The main demographic of John Meadows’ client base is 60% male and 40% female between the ages of 20 and 55. Meadows promotes himself, Mountain Dog Diet, and his other ventures online. He has an website – www.mountaindogdiet.com – as well as pages on Facebook, Instagram, Twitter, and a YouTube channel.
Being your own boss doesn’t mean all play and no work. Meadows emphasizes time management as one of the biggest challenges small business owners face in the startup stages of success. And as many learn in the preliminary stages, working hard doesn’t always mean working smart.
“Even though you’re having fun building your business, you’re still working. People say, ‘Oh, you probably don’t feel like you’re working!’ Well, guess what? I do feel like I’m working!” he laughs.
It is important to maintain a well-rounded and balanced lifestyle despite the demands of entrepreneurism. And that means carving out time for family.
“When you start a business, you really need to be passionate. But you can’t just stay that way all the time and never pay attention to your family or anything else. For people with families, you’ve got to be careful not to spend all of your time working. Don’t let it swallow up your whole life.”
One of the fears plaguing entrepreneurs the most is the risk associated with leaving the paycheck-to-paycheck life behind in favor of the unpredictability that comes with small business ownership. Still, don’t let that deter you from taking the plunge.
“When you’re an entrepreneur, you have the risk of making no money, but you also have the potential to double what you would make at a conventional job. There is an upside to every risk. You get what you put in.”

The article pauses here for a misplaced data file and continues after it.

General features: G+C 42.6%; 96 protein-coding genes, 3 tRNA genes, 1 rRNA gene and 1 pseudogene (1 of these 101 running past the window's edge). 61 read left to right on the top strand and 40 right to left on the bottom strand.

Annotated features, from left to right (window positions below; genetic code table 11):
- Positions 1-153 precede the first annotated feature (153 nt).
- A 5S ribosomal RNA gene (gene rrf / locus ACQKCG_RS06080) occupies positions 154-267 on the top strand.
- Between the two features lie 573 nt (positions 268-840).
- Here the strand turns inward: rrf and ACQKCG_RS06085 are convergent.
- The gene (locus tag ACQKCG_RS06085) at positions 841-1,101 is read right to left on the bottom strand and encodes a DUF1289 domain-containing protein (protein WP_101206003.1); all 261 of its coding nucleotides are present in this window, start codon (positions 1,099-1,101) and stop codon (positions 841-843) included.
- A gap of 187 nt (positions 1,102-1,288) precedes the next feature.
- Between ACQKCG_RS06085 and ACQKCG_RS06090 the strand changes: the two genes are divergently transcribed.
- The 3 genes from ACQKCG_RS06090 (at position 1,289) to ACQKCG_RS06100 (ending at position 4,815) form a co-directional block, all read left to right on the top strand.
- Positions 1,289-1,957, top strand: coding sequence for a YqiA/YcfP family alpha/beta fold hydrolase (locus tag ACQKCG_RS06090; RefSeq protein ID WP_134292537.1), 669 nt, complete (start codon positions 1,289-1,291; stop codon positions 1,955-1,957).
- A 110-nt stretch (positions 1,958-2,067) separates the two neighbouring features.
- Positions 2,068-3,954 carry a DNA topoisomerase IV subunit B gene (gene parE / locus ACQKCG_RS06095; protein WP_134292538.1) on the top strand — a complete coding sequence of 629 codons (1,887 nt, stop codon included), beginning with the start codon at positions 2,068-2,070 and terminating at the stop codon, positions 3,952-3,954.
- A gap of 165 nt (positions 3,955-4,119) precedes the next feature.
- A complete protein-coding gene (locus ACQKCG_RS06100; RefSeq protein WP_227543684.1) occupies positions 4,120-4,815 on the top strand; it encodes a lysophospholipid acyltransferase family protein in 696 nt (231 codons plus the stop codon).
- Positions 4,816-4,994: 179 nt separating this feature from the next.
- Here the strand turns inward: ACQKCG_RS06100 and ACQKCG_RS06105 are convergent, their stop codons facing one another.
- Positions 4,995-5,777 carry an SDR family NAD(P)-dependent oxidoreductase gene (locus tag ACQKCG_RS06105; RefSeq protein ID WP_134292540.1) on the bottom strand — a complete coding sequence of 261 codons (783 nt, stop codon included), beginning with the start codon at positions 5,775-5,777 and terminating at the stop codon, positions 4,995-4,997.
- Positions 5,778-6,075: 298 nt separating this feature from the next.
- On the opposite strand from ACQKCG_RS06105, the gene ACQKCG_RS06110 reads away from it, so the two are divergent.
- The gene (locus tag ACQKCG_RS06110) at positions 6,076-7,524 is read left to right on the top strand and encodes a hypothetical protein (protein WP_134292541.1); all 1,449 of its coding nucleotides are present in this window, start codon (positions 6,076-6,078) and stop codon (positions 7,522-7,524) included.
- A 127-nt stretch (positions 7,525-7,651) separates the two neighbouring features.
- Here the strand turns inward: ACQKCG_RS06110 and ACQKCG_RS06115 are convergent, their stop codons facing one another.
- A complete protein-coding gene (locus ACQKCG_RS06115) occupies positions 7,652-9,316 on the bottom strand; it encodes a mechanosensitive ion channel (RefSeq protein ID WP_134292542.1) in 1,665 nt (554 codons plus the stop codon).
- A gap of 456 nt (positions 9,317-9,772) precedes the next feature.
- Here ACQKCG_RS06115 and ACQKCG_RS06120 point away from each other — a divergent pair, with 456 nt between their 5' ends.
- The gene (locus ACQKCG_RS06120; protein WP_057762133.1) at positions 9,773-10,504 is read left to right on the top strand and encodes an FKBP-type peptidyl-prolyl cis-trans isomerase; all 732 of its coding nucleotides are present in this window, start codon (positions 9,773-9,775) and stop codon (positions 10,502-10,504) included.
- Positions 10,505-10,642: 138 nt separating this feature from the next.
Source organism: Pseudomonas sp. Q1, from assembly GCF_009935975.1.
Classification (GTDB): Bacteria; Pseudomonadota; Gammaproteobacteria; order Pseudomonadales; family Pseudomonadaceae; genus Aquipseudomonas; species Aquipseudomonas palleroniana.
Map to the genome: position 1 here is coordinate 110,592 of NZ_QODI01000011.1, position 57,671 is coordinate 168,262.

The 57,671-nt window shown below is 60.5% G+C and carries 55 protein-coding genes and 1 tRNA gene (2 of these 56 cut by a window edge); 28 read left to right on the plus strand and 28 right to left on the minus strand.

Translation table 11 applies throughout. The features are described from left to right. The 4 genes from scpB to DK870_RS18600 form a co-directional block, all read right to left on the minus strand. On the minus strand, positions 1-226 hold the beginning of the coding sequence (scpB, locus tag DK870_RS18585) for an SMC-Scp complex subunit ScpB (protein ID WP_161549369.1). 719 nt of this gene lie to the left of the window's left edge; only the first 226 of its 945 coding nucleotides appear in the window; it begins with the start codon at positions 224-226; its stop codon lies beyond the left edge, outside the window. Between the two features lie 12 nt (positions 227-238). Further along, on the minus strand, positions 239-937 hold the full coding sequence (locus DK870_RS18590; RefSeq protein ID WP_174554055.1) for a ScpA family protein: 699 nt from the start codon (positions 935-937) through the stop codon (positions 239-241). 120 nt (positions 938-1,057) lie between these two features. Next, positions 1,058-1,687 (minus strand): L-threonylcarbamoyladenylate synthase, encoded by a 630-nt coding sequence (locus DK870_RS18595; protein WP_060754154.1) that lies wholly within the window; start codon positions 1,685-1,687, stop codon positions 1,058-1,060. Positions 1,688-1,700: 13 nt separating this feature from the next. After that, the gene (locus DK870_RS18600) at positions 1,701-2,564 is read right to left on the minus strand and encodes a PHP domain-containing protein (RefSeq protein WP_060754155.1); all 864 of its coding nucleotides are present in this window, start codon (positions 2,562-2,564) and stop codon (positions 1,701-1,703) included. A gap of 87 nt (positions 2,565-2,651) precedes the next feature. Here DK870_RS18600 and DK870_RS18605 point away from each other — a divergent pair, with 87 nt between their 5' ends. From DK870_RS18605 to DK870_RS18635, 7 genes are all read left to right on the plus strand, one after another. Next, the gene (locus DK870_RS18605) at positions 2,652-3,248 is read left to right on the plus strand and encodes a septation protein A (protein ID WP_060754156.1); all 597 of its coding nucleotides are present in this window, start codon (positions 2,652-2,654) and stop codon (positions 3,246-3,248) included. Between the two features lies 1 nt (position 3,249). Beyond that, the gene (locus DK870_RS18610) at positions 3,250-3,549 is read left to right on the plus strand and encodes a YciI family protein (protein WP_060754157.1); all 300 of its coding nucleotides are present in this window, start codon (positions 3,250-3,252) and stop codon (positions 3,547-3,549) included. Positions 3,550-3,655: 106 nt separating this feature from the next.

For aspiring entrepreneurs looking to branch out into the world of small business ownership, Meadows offers some invaluable advice.
“Have a backup plan, but don’t be afraid of failure. Be extremely thorough in your planning. Create a brand identity. What do you really stand for? When people think about your company, what should come to mind? Identify your demographic. Then build your business plan around those findings,” he advises.
This narrowing of focus is essential for success.
“I think a lot of people don’t really know what they want to do. Put a lot of forward thinking into every aspect. Then go for it. If you learn lessons along the way, then that is just a part of business. You can’t just quit when something doesn’t go well. I made a lot of business mistakes even a year ago, but I learned from them and I’m not making them now.”
Meadows also suggests finding a mentor with a similar desired career trajectory.
John Meadows of Mountain Dog Diet, LLC has been a satisfied client of 1-800Accountant right out of the gate. Because he finds business taxes one of his biggest pain points, he has benefited tremendously from the service.
“My accountant has been excellent. We do check-ins every quarter to see how the business is doing financially. He keeps me posted with market changes or things I should do with my retirement plan and other investments. He keeps me in the know with things that the bank doesn’t even tell me,” he enthuses.
Photo credit: The photographs included in this blog post were provided by John Meadows of Mountain Dog Diet, LLC and are used with permission.